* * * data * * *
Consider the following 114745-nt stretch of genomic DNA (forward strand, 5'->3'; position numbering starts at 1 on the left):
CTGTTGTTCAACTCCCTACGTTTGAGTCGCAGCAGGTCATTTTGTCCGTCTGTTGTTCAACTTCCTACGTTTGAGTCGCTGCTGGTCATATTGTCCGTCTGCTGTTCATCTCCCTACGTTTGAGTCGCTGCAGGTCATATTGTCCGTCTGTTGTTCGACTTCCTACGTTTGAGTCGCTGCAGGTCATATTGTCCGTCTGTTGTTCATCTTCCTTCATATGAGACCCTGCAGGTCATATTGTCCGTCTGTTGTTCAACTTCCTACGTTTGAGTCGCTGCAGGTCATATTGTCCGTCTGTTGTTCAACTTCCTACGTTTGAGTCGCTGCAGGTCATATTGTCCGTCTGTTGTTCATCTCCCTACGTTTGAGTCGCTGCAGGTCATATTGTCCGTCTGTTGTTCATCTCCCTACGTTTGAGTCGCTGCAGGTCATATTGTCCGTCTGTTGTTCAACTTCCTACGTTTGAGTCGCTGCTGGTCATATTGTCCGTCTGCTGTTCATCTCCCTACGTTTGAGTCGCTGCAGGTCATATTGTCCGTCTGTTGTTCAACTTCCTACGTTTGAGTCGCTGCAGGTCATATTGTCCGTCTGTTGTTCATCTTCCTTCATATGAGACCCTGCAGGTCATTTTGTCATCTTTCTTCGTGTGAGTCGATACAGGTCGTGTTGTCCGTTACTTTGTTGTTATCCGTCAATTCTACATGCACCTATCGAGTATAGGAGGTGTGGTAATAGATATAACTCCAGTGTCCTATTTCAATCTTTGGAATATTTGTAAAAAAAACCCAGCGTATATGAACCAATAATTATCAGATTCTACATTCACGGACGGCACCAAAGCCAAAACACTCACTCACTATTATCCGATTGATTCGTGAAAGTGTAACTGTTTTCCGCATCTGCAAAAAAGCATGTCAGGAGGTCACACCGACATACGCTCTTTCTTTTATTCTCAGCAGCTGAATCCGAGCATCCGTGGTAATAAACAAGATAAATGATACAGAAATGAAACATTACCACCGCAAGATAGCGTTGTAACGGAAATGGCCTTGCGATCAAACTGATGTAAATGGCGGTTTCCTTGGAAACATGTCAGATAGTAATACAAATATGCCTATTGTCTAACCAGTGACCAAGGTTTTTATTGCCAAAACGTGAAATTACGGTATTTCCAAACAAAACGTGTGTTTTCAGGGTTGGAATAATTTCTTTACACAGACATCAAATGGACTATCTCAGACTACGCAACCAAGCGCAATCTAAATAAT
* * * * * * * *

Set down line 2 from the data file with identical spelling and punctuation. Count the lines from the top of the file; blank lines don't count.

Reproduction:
CTGTTGTTCAACTCCCTACGTTTGAGTCGCAGCAGGTCATTTTGTCCGTCTGTTGTTCAACTTCCTACGTTTGAGTCGCTGCTGGTCATATTGTCCGTCTGCTGTTCATCTCCCTACGTTTGAGTCGCTGCAGGTCATATTGTCCGTCTGTTGTTCGACTTCCTACGTTTGAGTCGCTGCAGGTCATATTGTCCGTCTGTTGTTCATCTTCCTTCATATGAGACCCTGCAGGTCATATTGTCCGTCTGTTGTTCAACTTCCTACGTTTGAGTCGCTGCAGGTCATATTGTCCGTCTGTTGTTCAACTTCCTACGTTTGAGTCGCTGCAGGTCATATTGTCCGTCTGTTGTTCATCTCCCTACGTTTGAGTCGCTGCAGGTCATATTGTCCGTCTGTTGTTCATCTCCCTACGTTTGAGTCGCTGCAGGTCATATTGTCCGTCTGTTGTTCAACTTCCTACGTTTGAGTCGCTGCTGGTCATATTGTCCGTCTGCTGTTCATCTCCCTACGTTTGAGTCGCTGCAGGTCATATTGTCCGTCTGTTGTTCAACTTCCTACGTTTGAGTCGCTGCAGGTCATATTGTCCGTCTGTTGTTCATCTTCCTTCATATGAGACCCTGCAGGTCATTTTGTCATCTTTCTTCGTGTGAGTCGATACAGGTCGTGTTGTCCGTTACTTTGTTGTTATCCGTCAATTCTACATGCACCTATCGAGTATAGGAGGTGTGGTAATAGATATAACTCCAGTGTCCTATTTCAATCTTTGGAATATTTGTAAAAAAAACCCAGCGTATATGAACCAATAATTATCAGATTCTACATTCACGGACGGCACCAAAGCCAAAACACTCACTCACTATTATCCGATTGATTCGTGAAAGTGTAACTGTTTTCCGCATCTGCAAAAAAGCATGTCAGGAGGTCACACCGACATACGCTCTTTCTTTTATTCTCAGCAGCTGAATCCGAGCATCCGTGGTAATAAACAAGATAAATGATACAGAAATGAAACATTACCACCGCAAGATAGCGTTGTAACGGAAATGGCCTTGCGATCAAACTGATGTAAATGGCGGTTTCCTTGGAAACATGTCAGATAGTAATACAAATATGCCTATTGTCTAACCAGTGACCAAGGTTTTTATTGCCAAAACGTGAAATTACGGTATTTCCAAACAAAACGTGTGTTTTCAGGGTTGGAATAATTTCTTTACACAGACATCAAATGGACTATCTCAGACTACGCAACCAAGCGCAATCTAAATAAT